Review: Scarlet Stone by Jewel E. Ann


☆☆➹⁀☆ 4.5 stars☆➹⁀☆☆

What it’s about:

“My name is Scarlet Stone, and my biggest fear is that someday I will find what I want most in life, and it will be impossible to steal.”

What happens when life just stops? When one moment makes you question your entire existence? 

Scarlet Stone is a third-generation thief who has everything: a doting fiancé, a spacious London flat, and a legitimate job offer. In a single breath, everything becomes nothing, and she finds herself on a plane to Savannah, Georgia in search of the meaning of life.

After securing a six-month lease for a beachfront house on Tybee Island, Scarlet changes the way she looks, thinks, eats—basically her entire outlook on life. She needs peace, but what she gets is a housemate who looks like Thor, acts like a warden, and smells her proximity like a Bloodhound.

Theodore Reed is a carpenter and perfectionist with a body built of steel, a black, hollow heart, and a hunger for revenge. He doesn’t like company, girly-smelling crap, and British accents.

He resents every breath she takes.
She’s fascinated by his every move.

In time, they discover their coexistence is toxic, their physical attraction is electric, the secrets they keep mean the difference between life and death, and the only truth they share is that everything is a lie.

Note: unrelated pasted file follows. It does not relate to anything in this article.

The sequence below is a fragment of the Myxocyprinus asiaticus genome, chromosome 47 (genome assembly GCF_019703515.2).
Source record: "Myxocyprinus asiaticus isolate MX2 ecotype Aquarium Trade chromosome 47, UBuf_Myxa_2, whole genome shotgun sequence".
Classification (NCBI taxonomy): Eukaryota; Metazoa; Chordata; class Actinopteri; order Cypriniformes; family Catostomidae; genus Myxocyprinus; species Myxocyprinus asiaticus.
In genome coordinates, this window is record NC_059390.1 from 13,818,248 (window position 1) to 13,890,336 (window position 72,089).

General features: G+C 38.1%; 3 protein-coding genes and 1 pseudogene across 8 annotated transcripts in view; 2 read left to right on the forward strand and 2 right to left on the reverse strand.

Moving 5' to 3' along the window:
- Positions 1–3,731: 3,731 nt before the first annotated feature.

“Over eighty-five percent of the world’s population believes in a higher power, yet, very few people believe in miracles.”

Do you believe?




Scarlet leaves behind all that she knows to find herself and the meaning of life. She finds so much more. Her mother’s birth place. A crazy southern family. A bitter man filled with anger. A mystery to solve.

The author has created a bevy of unusual characters. Scarlet Stone the character defies description. She is strong, vulnerable, hopeful, broken. She is filled with pain, regret, and wants. Her devotion is almost unbelievable. Theo Reed is a dark horse. His anger is beyond consuming. It’s like a cancer that spreads to every cell of his being. Forced to share a house with someone like Scarlet might drive him over the edge of reason. The secondary characters are a mixed lot. Yimin the Chinese herbalist says a lot without actually having much dialogue. Oscar Stone, Scarlet’s father, is disreputable, chivalrous, wise and loving. He should be a questionable character considering the life he led, but I couldn’t help seeing him as a wonderful, caring father.

Warned off by many people, Scarlet is a moth to Theo’s flame. These two couldn’t be more alike and more different. Their chemistry is caustic like a thick acrid smoke rising from a failed chemistry experiment…until it isn’t. Things happen. Circumstances change. Unfortunately for Scarlet, they keep changing. Scarlet Stone has more twists and turns than San Francisco’s Lombard Street, and unlike Lombard Street, the twist turn back onto themselves. With each turn, Scarlet reflects on something from her past and how it potentially impacted her present.

The story is mostly told from Scarlet’s point-of-view, but there are a handful of short chapters narrated by Theo. Scarlet slowly reveals her past and her present predicaments that led her to Tybee Island. Scarlet Stone is a metaphysical journey. Karma, Ayurveda healing, philosophy, the circle of life, and a little mystery had me laughing and feeling melancholy throughout the book. There is so much for the characters to be sad about, but the new Scarlet finds a way to appreciate every breath she takes. After all the angst and emotional turmoil, Author Jewel E. Ann brought tears to my eyes with her sweet epilogue. It’s an unexpected ending that will melt your heart.


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